The 20th CPC Congress was extensively covered in Indian media.1 An analysis of editorials of select English national dailies, chosen on the basis of their readership, brings to fore three themes in the media’s views on the 20th CPC Congress—Xi Jinping’s emergence as the most authoritarian leader of all times; the implication of Xi’s continuing rule on China; and challenges India could face from China’s assertive foreign policy and military modernisation.
Xi Jinping as China’s most dictatorial leader
Xi’s centralisation of power constituted the dominant theme in the newspaper editorials. The Times of India editorial headline termed Xi Jinping as the ‘new emperor’ who rules supreme whereas The Hindu published an editorial titled ‘One man rule: On Xi Jinping’s firm grip on Chinese politics’.2 The Indian Express in its editorial stated that Xi Jinping weaponised the anti-corruption movement to eliminate all the opponents, developed a surveillance state, dismantled collective leadership, concentrated power in his hands and promoted personality cult.3
Similarly, The Hindu argued that Xi engineered a clean sweep and complete domination that is unprecedented in Chinese politics because even Mao Zedong at the height of his power had to contend with rival power centres.4 Two of Xi’s actions were projected as evidence of his authoritarian streak; first was Xi’s negation of the ‘collective leadership’5 principle of the Party by breaking the presidential term limit and forming6 a Politburo and its Standing Committee consisting entirely of his loyalists.7 The second related to the removal of Hu Jintao in public view before the voting on Party resolutions.8 Both the actions demonstrated the prevalence of one-man rule in China and elimination of all intra-party resistance.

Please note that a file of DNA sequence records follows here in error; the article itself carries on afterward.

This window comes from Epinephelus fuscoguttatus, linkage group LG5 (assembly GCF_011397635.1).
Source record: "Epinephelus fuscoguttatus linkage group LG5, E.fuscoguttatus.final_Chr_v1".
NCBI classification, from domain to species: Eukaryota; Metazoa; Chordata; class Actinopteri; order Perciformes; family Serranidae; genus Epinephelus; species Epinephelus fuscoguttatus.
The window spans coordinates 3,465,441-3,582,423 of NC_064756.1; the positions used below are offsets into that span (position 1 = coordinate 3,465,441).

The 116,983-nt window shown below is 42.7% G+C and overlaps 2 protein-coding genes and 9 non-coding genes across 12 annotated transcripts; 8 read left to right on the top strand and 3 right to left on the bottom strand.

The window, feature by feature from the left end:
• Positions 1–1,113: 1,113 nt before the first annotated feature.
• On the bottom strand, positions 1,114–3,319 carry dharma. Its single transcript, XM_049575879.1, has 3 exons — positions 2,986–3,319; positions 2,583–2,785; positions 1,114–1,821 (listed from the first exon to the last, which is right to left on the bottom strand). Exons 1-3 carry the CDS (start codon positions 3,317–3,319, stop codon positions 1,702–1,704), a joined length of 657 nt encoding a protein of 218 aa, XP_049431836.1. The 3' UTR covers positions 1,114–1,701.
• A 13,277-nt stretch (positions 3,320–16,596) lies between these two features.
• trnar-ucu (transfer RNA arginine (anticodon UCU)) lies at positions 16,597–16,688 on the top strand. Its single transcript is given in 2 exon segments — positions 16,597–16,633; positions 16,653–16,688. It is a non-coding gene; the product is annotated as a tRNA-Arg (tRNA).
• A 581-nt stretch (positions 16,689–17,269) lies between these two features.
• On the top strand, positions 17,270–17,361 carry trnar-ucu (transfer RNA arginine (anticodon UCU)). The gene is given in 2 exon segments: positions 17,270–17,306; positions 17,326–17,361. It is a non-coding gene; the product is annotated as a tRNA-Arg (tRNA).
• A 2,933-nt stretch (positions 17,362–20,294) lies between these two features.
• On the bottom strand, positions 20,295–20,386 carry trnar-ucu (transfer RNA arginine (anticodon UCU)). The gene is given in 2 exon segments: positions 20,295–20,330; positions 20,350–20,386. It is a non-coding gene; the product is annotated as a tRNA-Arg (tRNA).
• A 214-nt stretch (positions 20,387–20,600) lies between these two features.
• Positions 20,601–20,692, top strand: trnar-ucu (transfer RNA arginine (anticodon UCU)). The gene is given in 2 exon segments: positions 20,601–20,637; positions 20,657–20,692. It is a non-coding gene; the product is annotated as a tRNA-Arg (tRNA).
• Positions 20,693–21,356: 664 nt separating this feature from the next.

Delving deeper into editorial coverage of this aspect, it could be discerned that the Indian media perceives Xi Jinping as an ideologically driven leader. He is bent on reversing the few liberalising policies introduced by his predecessor to entrench CPC’s control with him at the top. In effect, the 20th Party Congress showcased the power wielded by Xi Jinping and the developments at the event were a prelude to more challenging times in India–China bilateral ties.
Implication of Xi’s third term for China
The Indian media painted a grim picture of the implication of Xi’s continuing as president of China. In its editorial, ‘Eyes on Beijing’, The Telegraph opined that in 1980s, the CPC by instituting term limits and collective leadership had created an effective safeguard against personality cults and policy excesses.9 However, Xi Jinping’s breaking down of old party structures will result in creating a succession void and could set the stage for a contest among different power groups within the party in subsequent years. Moreover, China’s economic growth could further suffer as Xi is unlikely to change course on his policies of crackdown on multiple sectors of the Chinese economy and the zero-Covid policy. The editorial concluded that Xi Jinping’s centralisation of power will not make China stronger but could render the world more unsafe.
The Tribune commenting on Xi Jinping’s goal of military modernisation suggested that the Chinese economy could come under more pressure as Beijing will remain focused on military and security issues, despite economic woes.10 The Indian Express contended that Xi’s third term has nothing new to offer except for greater political controls at home and further privileging of state against market.11 It went on to warn that Xi Jinping’s unchecked power will inevitably lead to political hubris and costly policy blunders.